They’re also in the business of helping first-timers. When John and Cheryl Harpool booked their first BVI charter, they started looking in November for a trip in February and were surprised at how few boats were available. “The selection wasn’t great,” John said, “but it only took E. H. a matter of hours to find a selection of boats for us to choose from.” The Harpools ended up on a 2008 Bavaria 33 from Horizon Yacht Charters out of Nanny Cay on Tortola. As this was the Harpools’ first trip to the islands, Ed Hamilton & Co.’s insight on provisioning, ferries, taxis and flights was priceless. Best of all, working with Ed Hamilton & Co. cost the Harpools nothing.

To stay up to date, the staff at Ed Hamilton & Co. visits boats, crews and popular destinations from time to time. They emphasize the importance of interviewing crews for crewed charters. Then they communicate primarily via email to tell the guest what kind of shape the boat, the base and the destination are in.

In a world where travel agents have been replaced with community-generated travel advice sites, I wondered how they’d managed to stay relevant. “It’s hard to tell if a charter company is genuine just from a web search. It helps to have us parcel through and tell folks who’s actually good to work with,” McCrea explained. “Besides, those sites are opinion dependent—just because one person liked or disliked a place, will you feel the same way?”

At the end of a charter, Ed Hamilton & Co. checks in to ensure everything went smoothly. They ask for client reviews to help update their database, and they also go to bat for their clients if anything went wrong. “The staff at E.H. is efficient and the paperwork is always in order,” said Szerlag. “On a few early charters I had equipment failures and they negotiated credits for me.”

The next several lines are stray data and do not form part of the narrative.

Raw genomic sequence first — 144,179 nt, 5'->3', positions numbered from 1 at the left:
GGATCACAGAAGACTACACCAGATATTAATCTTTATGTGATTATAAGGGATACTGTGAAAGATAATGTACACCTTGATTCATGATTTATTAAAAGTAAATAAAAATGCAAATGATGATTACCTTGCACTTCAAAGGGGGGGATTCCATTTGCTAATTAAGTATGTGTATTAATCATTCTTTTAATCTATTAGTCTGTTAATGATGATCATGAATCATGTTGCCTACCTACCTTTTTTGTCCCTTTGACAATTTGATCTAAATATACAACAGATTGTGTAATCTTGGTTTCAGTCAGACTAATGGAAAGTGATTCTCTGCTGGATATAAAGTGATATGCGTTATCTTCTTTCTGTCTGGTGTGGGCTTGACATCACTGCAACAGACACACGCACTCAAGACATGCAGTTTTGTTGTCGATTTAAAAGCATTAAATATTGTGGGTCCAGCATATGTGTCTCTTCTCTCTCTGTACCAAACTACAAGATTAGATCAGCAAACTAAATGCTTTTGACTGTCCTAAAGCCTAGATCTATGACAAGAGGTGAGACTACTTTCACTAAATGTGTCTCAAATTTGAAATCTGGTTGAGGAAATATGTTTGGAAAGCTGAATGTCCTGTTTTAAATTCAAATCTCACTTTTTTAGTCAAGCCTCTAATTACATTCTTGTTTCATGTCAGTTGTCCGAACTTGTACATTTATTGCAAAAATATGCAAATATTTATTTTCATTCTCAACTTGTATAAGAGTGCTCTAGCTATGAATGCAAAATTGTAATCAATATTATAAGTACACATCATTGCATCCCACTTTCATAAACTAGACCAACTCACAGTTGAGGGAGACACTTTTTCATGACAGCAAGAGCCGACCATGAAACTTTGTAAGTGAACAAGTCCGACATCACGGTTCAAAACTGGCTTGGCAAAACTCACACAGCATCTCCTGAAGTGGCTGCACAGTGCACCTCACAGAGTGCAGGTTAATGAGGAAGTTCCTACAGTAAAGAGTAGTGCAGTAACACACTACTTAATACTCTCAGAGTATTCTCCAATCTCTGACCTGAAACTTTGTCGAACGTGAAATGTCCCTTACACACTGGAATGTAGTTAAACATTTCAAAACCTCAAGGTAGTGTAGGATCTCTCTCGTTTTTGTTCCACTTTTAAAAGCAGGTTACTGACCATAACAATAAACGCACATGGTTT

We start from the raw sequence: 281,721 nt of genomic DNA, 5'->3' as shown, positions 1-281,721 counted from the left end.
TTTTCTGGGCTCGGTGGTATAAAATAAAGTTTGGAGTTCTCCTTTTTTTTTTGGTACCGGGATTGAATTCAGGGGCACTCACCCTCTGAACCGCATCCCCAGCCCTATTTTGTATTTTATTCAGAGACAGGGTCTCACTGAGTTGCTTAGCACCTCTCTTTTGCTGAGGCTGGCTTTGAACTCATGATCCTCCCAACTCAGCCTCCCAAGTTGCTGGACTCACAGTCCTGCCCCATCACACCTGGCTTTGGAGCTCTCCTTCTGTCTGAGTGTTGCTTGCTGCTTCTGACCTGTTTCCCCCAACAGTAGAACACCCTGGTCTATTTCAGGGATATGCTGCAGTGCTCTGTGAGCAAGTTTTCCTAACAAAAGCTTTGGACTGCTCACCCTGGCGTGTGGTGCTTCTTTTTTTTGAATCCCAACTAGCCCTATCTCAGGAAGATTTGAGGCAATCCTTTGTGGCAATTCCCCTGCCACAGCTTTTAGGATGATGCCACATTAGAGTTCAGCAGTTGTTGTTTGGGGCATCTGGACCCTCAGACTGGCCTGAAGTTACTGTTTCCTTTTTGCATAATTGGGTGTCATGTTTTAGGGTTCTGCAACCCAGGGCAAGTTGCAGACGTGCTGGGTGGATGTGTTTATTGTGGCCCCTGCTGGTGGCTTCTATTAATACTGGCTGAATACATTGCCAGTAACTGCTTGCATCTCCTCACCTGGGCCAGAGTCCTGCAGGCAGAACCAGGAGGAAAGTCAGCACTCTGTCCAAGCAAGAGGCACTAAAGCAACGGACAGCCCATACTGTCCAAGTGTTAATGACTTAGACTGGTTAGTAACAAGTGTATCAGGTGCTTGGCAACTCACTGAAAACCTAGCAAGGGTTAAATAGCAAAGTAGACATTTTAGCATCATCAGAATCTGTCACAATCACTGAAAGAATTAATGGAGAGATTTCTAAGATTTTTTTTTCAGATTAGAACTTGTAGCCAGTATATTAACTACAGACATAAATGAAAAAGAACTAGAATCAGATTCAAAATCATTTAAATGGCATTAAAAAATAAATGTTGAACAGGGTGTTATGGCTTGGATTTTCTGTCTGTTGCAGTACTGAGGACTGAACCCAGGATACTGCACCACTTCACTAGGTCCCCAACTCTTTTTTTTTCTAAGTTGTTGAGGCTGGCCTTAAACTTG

As my trip to Belize drew nearer, my crew reminded me that we still had some big questions left to answer. Namely, what language do they speak in Belize? Spanish! I guessed, but shot an email to McCrea, just in case. English, he corrected me. I guess we can all stand to learn something from these guys.

How Not to Book a Charter

The top three charterer mistakes to avoid, according to Ed Hamilton and Co. 

1 Start looking for your boat much sooner than you think you should. Begin the booking process one year in advance of your trip, especially if you’re traveling around the holidays. If you book late, you’ll get a good deal, but you’ll be choosing from the boats that nobody else wanted.

2 Understand that Caribbean bareboats age in dog years. At home, you may contentedly be sailing a gorgeous 1985 cruiser, but these bareboats get used hard and often, so set your expectations differently. And remember, it’s still a boat. It’s not going to be flawless. Don’t expect it to be.

3 Don’t underestimate the importance of deck layout and ergonomics. Most charterers make the mistake of picking their boat based on belowdeck sleeping space. In reality, you spend 1% of your waking hours below, and 99% on deck and in the cockpit—pay attention to that!